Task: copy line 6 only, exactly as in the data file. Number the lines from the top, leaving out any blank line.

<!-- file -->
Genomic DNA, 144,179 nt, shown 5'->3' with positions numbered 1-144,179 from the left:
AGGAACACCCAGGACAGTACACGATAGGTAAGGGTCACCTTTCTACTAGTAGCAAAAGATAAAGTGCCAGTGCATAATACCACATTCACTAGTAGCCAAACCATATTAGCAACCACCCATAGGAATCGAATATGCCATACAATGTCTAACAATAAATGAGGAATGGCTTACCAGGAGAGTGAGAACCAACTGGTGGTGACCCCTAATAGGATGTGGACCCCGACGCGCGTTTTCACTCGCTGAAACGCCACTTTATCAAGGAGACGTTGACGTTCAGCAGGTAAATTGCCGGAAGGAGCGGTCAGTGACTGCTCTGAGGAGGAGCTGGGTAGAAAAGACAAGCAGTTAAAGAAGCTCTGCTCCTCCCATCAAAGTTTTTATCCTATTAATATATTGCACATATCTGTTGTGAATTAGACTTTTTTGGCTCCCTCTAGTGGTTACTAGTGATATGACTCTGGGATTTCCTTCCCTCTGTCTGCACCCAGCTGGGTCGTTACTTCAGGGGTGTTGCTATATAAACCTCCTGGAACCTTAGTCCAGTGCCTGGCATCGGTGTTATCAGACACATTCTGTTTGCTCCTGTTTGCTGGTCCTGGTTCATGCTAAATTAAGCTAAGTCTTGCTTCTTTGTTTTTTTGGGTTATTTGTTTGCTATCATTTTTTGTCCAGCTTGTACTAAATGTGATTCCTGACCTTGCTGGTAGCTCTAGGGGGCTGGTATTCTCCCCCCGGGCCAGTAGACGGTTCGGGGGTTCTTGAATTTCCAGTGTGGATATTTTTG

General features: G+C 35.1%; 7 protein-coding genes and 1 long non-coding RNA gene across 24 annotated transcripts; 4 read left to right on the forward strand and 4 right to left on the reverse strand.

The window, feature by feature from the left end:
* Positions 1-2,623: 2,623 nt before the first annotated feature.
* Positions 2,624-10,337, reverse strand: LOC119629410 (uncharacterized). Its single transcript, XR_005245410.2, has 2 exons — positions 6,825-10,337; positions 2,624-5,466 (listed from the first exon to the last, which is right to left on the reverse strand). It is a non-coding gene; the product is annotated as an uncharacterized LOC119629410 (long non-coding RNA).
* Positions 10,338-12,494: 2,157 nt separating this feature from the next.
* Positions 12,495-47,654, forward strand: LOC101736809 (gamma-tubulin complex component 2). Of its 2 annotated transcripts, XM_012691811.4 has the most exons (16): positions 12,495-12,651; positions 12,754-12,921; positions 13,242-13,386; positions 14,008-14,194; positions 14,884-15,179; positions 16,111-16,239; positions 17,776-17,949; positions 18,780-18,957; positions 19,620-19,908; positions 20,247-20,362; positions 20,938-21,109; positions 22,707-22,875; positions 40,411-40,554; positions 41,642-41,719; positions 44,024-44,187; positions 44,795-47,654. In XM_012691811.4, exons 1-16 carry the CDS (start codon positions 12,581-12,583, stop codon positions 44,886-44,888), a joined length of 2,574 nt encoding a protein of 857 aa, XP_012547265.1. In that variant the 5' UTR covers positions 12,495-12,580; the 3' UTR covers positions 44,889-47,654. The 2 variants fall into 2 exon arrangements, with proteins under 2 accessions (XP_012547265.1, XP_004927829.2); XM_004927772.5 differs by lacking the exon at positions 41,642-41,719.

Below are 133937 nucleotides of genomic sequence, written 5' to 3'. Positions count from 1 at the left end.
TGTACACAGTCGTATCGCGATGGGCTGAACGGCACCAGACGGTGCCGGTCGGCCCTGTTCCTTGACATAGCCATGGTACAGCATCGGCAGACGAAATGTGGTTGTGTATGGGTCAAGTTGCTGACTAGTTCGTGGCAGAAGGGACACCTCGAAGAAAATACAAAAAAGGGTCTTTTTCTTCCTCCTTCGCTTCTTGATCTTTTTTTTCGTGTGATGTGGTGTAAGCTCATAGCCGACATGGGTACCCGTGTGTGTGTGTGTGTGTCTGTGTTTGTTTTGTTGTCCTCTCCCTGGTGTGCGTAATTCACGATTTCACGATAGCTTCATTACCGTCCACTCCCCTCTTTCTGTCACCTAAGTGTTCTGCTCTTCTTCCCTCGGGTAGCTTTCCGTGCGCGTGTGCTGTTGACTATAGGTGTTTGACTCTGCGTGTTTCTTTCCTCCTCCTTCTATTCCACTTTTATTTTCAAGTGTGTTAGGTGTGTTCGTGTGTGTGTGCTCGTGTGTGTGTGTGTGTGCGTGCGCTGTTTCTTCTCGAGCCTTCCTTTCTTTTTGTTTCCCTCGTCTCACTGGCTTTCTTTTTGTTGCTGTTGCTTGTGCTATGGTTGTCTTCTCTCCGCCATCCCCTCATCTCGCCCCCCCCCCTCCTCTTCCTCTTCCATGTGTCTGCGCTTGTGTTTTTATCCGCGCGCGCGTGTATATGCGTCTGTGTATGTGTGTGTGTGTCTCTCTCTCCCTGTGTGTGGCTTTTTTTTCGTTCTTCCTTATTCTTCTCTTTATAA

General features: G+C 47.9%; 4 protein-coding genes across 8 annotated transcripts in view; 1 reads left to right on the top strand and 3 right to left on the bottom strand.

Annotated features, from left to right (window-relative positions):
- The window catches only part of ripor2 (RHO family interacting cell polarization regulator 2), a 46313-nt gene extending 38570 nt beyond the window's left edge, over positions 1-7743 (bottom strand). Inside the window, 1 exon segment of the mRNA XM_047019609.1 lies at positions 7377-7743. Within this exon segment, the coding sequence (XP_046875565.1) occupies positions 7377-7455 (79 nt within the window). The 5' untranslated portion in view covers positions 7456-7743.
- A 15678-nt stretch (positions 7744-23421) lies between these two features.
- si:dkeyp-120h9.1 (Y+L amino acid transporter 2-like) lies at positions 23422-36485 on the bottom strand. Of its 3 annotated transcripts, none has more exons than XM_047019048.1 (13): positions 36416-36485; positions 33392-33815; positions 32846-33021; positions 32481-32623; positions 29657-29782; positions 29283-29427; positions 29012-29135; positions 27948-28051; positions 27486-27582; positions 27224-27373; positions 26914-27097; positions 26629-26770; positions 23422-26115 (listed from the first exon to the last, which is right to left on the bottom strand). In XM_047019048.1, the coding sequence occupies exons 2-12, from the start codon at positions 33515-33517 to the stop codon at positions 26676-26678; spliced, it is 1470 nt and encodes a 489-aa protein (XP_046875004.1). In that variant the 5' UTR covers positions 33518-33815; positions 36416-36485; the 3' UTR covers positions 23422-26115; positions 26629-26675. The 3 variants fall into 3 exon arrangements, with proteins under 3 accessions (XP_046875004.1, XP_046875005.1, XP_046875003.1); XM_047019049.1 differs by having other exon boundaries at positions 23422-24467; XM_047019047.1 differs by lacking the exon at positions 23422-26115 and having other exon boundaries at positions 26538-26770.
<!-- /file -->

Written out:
* Positions 2,624-10,337, reverse strand: LOC119629410 (uncharacterized). Its single transcript, XR_005245410.2, has 2 exons — positions 6,825-10,337; positions 2,624-5,466 (listed from the first exon to the last, which is right to left on the reverse strand). It is a non-coding gene; the product is annotated as an uncharacterized LOC119629410 (long non-coding RNA).